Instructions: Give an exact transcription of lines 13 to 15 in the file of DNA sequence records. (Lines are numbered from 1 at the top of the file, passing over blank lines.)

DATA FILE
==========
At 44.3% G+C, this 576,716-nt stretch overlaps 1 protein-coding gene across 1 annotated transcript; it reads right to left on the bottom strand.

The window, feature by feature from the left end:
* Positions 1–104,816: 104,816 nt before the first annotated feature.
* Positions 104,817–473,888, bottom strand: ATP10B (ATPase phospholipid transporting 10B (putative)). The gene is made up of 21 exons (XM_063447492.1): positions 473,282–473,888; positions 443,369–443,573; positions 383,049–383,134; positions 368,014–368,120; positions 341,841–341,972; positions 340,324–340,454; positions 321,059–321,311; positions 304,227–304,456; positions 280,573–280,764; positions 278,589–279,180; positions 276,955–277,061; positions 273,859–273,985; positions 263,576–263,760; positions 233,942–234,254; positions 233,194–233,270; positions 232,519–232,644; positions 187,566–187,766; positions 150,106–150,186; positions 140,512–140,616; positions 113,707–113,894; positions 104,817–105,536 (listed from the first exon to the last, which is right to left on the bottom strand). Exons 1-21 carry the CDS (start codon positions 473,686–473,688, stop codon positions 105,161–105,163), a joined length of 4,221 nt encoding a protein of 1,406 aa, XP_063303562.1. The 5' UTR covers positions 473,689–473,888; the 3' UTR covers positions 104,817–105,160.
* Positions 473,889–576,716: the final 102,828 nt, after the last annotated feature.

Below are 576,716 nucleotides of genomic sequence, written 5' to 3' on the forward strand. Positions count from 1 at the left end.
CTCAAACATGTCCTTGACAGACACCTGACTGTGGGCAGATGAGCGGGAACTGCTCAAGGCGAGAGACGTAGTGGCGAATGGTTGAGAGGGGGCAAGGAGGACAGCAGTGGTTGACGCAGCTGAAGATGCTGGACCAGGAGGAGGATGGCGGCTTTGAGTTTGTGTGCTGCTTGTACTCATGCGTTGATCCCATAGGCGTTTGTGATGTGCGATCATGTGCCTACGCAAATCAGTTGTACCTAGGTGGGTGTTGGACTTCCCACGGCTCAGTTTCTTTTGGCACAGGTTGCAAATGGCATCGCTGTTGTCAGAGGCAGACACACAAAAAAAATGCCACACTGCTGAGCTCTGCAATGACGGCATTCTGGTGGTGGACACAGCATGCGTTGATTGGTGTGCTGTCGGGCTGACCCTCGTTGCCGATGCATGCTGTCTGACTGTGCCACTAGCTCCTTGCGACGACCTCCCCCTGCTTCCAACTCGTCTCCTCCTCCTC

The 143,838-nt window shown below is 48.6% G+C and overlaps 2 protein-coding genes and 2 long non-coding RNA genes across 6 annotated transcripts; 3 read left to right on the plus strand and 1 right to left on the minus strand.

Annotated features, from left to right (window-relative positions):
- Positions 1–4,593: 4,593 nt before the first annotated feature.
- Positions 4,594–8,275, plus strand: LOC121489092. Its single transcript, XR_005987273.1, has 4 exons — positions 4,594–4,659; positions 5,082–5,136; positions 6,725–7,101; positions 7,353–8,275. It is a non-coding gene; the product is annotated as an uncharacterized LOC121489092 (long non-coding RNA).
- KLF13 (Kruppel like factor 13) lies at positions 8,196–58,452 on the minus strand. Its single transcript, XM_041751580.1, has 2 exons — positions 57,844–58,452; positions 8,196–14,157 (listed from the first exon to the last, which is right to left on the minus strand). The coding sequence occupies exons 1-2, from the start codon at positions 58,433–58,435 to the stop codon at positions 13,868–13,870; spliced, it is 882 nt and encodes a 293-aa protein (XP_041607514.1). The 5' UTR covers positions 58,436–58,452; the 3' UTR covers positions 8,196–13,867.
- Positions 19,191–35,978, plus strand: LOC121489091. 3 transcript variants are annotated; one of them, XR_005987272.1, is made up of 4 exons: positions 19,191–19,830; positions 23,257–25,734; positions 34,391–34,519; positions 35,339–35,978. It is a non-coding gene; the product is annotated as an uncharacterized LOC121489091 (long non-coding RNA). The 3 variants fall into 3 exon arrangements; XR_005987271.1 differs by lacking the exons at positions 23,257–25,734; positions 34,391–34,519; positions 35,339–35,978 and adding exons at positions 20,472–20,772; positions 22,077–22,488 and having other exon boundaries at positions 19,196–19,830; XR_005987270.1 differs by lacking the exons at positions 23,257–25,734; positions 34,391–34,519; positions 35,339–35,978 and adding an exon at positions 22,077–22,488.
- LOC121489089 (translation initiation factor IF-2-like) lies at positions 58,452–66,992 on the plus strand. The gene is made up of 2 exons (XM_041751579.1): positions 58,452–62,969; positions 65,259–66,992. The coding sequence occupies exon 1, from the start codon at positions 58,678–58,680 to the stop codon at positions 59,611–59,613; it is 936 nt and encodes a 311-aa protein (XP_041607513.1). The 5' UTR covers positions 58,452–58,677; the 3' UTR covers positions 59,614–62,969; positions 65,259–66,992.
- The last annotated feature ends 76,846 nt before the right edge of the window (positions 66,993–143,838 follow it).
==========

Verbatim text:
- Positions 19,191–35,978, plus strand: LOC121489091. 3 transcript variants are annotated; one of them, XR_005987272.1, is made up of 4 exons: positions 19,191–19,830; positions 23,257–25,734; positions 34,391–34,519; positions 35,339–35,978. It is a non-coding gene; the product is annotated as an uncharacterized LOC121489091 (long non-coding RNA). The 3 variants fall into 3 exon arrangements; XR_005987271.1 differs by lacking the exons at positions 23,257–25,734; positions 34,391–34,519; positions 35,339–35,978 and adding exons at positions 20,472–20,772; positions 22,077–22,488 and having other exon boundaries at positions 19,196–19,830; XR_005987270.1 differs by lacking the exons at positions 23,257–25,734; positions 34,391–34,519; positions 35,339–35,978 and adding an exon at positions 22,077–22,488.
- LOC121489089 (translation initiation factor IF-2-like) lies at positions 58,452–66,992 on the plus strand. The gene is made up of 2 exons (XM_041751579.1): positions 58,452–62,969; positions 65,259–66,992. The coding sequence occupies exon 1, from the start codon at positions 58,678–58,680 to the stop codon at positions 59,611–59,613; it is 936 nt and encodes a 311-aa protein (XP_041607513.1). The 5' UTR covers positions 58,452–58,677; the 3' UTR covers positions 59,614–62,969; positions 65,259–66,992.
- The last annotated feature ends 76,846 nt before the right edge of the window (positions 66,993–143,838 follow it).